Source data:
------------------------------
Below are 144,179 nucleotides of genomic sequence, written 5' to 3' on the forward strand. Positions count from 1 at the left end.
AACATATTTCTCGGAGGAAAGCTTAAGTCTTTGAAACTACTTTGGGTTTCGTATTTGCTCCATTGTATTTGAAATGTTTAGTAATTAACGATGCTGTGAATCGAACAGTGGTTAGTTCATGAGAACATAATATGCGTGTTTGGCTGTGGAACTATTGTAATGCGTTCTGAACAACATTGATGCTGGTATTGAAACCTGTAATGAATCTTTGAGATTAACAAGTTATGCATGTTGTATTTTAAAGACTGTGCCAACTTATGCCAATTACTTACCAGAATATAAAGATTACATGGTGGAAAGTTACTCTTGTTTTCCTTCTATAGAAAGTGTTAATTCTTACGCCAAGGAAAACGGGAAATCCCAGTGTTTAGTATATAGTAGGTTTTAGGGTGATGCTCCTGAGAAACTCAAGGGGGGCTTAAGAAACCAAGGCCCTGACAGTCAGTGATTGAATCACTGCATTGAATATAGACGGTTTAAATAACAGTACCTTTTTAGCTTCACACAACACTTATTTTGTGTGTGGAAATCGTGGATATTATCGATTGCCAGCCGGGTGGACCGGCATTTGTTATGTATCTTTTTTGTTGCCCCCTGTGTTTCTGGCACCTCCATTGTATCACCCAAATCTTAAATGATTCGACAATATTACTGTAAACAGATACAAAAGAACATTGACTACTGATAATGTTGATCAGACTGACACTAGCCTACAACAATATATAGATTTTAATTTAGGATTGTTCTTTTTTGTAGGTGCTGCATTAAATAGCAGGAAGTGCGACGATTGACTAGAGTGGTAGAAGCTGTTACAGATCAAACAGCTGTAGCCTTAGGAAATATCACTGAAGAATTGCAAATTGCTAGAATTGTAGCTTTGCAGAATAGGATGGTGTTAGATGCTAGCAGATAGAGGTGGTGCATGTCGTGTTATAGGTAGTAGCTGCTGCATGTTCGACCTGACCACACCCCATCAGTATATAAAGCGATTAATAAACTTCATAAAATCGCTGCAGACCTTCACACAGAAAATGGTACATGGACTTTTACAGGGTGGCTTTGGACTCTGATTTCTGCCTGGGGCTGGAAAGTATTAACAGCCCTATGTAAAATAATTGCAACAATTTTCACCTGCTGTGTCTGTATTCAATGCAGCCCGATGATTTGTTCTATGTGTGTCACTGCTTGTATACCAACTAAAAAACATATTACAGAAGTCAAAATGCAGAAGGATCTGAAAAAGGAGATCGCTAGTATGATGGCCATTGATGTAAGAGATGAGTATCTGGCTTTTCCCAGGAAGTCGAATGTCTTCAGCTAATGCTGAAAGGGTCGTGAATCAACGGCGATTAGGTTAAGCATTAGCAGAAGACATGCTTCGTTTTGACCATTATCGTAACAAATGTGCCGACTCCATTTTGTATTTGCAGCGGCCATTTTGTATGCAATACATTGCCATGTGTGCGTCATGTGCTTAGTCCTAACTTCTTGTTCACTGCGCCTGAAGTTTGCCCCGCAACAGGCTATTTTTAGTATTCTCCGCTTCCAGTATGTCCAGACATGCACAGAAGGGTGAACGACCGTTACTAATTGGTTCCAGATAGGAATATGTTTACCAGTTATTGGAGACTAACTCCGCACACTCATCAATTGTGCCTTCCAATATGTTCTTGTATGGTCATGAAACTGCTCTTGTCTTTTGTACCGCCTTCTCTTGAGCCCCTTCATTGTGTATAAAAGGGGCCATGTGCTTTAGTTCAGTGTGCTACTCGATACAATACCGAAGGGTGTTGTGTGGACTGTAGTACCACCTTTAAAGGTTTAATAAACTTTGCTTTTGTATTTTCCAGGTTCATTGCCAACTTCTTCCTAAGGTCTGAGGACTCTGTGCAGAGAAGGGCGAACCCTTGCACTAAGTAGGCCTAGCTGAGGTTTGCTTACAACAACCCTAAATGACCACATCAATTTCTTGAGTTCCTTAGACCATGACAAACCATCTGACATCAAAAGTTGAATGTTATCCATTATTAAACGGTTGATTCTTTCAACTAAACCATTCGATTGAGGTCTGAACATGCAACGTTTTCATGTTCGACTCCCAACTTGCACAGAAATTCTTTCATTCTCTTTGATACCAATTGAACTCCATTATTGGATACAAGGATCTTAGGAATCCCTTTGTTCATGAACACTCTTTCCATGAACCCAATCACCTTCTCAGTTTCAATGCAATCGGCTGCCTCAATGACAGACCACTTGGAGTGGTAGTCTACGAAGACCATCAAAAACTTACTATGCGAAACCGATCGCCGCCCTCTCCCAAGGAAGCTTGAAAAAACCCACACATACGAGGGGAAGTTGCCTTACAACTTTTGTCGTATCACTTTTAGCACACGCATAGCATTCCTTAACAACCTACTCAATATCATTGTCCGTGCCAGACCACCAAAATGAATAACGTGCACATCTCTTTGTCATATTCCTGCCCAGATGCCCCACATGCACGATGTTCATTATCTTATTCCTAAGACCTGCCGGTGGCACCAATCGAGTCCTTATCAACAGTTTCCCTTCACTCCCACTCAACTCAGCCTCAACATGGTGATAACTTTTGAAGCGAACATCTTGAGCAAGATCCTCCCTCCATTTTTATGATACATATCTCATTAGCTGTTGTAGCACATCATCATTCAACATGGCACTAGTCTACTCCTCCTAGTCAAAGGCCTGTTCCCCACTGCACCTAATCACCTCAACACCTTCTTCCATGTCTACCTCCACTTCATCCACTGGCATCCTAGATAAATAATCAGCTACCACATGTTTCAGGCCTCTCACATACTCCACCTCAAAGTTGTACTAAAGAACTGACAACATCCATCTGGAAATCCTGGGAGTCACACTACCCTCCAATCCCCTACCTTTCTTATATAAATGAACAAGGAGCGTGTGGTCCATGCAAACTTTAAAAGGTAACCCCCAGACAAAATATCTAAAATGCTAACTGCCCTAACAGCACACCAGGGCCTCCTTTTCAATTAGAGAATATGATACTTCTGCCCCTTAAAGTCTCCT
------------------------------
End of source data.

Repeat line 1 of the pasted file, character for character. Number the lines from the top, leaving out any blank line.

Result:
Below are 144,179 nucleotides of genomic sequence, written 5' to 3' on the forward strand. Positions count from 1 at the left end.